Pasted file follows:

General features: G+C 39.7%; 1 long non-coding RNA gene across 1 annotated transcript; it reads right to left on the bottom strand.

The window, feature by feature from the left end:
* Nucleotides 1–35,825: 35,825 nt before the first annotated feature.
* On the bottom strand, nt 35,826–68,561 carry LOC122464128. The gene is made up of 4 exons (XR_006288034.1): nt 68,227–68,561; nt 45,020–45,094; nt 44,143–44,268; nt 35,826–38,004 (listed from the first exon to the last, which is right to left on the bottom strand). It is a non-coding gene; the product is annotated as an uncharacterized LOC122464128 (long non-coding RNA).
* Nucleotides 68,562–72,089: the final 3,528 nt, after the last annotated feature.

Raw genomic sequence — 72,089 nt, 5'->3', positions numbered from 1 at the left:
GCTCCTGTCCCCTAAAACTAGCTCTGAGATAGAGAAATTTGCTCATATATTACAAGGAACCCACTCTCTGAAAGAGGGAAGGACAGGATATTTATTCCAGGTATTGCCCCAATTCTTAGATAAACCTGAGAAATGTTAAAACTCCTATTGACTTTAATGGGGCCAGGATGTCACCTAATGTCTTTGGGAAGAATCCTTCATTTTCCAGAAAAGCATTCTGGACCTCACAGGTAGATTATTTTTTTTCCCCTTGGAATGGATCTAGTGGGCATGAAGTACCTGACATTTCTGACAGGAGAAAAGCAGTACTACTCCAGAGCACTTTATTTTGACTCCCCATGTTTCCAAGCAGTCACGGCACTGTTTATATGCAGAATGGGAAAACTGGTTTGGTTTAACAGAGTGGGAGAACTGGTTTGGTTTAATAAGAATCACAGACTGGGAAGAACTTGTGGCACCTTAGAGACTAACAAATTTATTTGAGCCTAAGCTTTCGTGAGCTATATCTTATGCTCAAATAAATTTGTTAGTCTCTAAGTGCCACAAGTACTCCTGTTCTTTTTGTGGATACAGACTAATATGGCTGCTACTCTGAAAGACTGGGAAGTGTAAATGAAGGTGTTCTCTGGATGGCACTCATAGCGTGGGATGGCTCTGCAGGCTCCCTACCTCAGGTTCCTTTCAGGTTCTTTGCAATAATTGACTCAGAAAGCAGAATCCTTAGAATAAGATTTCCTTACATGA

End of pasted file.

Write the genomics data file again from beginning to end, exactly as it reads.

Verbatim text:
General features: G+C 39.7%; 1 long non-coding RNA gene across 1 annotated transcript; it reads right to left on the bottom strand.

The window, feature by feature from the left end:
* Nucleotides 1–35,825: 35,825 nt before the first annotated feature.
* On the bottom strand, nt 35,826–68,561 carry LOC122464128. The gene is made up of 4 exons (XR_006288034.1): nt 68,227–68,561; nt 45,020–45,094; nt 44,143–44,268; nt 35,826–38,004 (listed from the first exon to the last, which is right to left on the bottom strand). It is a non-coding gene; the product is annotated as an uncharacterized LOC122464128 (long non-coding RNA).
* Nucleotides 68,562–72,089: the final 3,528 nt, after the last annotated feature.

Raw genomic sequence — 72,089 nt, 5'->3', positions numbered from 1 at the left:
GCTCCTGTCCCCTAAAACTAGCTCTGAGATAGAGAAATTTGCTCATATATTACAAGGAACCCACTCTCTGAAAGAGGGAAGGACAGGATATTTATTCCAGGTATTGCCCCAATTCTTAGATAAACCTGAGAAATGTTAAAACTCCTATTGACTTTAATGGGGCCAGGATGTCACCTAATGTCTTTGGGAAGAATCCTTCATTTTCCAGAAAAGCATTCTGGACCTCACAGGTAGATTATTTTTTTTCCCCTTGGAATGGATCTAGTGGGCATGAAGTACCTGACATTTCTGACAGGAGAAAAGCAGTACTACTCCAGAGCACTTTATTTTGACTCCCCATGTTTCCAAGCAGTCACGGCACTGTTTATATGCAGAATGGGAAAACTGGTTTGGTTTAACAGAGTGGGAGAACTGGTTTGGTTTAATAAGAATCACAGACTGGGAAGAACTTGTGGCACCTTAGAGACTAACAAATTTATTTGAGCCTAAGCTTTCGTGAGCTATATCTTATGCTCAAATAAATTTGTTAGTCTCTAAGTGCCACAAGTACTCCTGTTCTTTTTGTGGATACAGACTAATATGGCTGCTACTCTGAAAGACTGGGAAGTGTAAATGAAGGTGTTCTCTGGATGGCACTCATAGCGTGGGATGGCTCTGCAGGCTCCCTACCTCAGGTTCCTTTCAGGTTCTTTGCAATAATTGACTCAGAAAGCAGAATCCTTAGAATAAGATTTCCTTACATGA